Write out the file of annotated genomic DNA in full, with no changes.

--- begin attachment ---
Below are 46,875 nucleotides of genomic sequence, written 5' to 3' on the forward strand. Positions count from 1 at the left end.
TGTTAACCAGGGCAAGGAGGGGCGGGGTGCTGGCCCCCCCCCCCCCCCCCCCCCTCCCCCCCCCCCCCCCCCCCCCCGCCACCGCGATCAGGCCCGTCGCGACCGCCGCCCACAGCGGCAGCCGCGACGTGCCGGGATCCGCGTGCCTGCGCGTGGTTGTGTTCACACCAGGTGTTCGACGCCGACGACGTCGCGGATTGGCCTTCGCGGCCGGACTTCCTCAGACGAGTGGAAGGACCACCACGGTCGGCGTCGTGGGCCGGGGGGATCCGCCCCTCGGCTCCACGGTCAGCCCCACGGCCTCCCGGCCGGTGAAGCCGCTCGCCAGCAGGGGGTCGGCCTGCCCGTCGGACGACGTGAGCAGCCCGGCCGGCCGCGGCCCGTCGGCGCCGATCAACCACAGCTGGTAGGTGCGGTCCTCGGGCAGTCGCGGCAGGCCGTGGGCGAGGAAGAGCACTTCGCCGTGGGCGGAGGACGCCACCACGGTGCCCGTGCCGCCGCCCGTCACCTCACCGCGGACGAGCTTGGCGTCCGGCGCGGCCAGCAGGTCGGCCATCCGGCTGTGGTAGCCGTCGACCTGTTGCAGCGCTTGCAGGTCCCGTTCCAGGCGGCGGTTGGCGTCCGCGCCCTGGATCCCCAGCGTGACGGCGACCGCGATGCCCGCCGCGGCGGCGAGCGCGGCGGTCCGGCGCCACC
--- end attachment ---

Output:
Below are 46,875 nucleotides of genomic sequence, written 5' to 3' on the forward strand. Positions count from 1 at the left end.
TGTTAACCAGGGCAAGGAGGGGCGGGGTGCTGGCCCCCCCCCCCCCCCCCCCCCTCCCCCCCCCCCCCCCCCCCCCCGCCACCGCGATCAGGCCCGTCGCGACCGCCGCCCACAGCGGCAGCCGCGACGTGCCGGGATCCGCGTGCCTGCGCGTGGTTGTGTTCACACCAGGTGTTCGACGCCGACGACGTCGCGGATTGGCCTTCGCGGCCGGACTTCCTCAGACGAGTGGAAGGACCACCACGGTCGGCGTCGTGGGCCGGGGGGATCCGCCCCTCGGCTCCACGGTCAGCCCCACGGCCTCCCGGCCGGTGAAGCCGCTCGCCAGCAGGGGGTCGGCCTGCCCGTCGGACGACGTGAGCAGCCCGGCCGGCCGCGGCCCGTCGGCGCCGATCAACCACAGCTGGTAGGTGCGGTCCTCGGGCAGTCGCGGCAGGCCGTGGGCGAGGAAGAGCACTTCGCCGTGGGCGGAGGACGCCACCACGGTGCCCGTGCCGCCGCCCGTCACCTCACCGCGGACGAGCTTGGCGTCCGGCGCGGCCAGCAGGTCGGCCATCCGGCTGTGGTAGCCGTCGACCTGTTGCAGCGCTTGCAGGTCCCGTTCCAGGCGGCGGTTGGCGTCCGCGCCCTGGATCCCCAGCGTGACGGCGACCGCGATGCCCGCCGCGGCGGCGAGCGCGGCGGTCCGGCGCCACC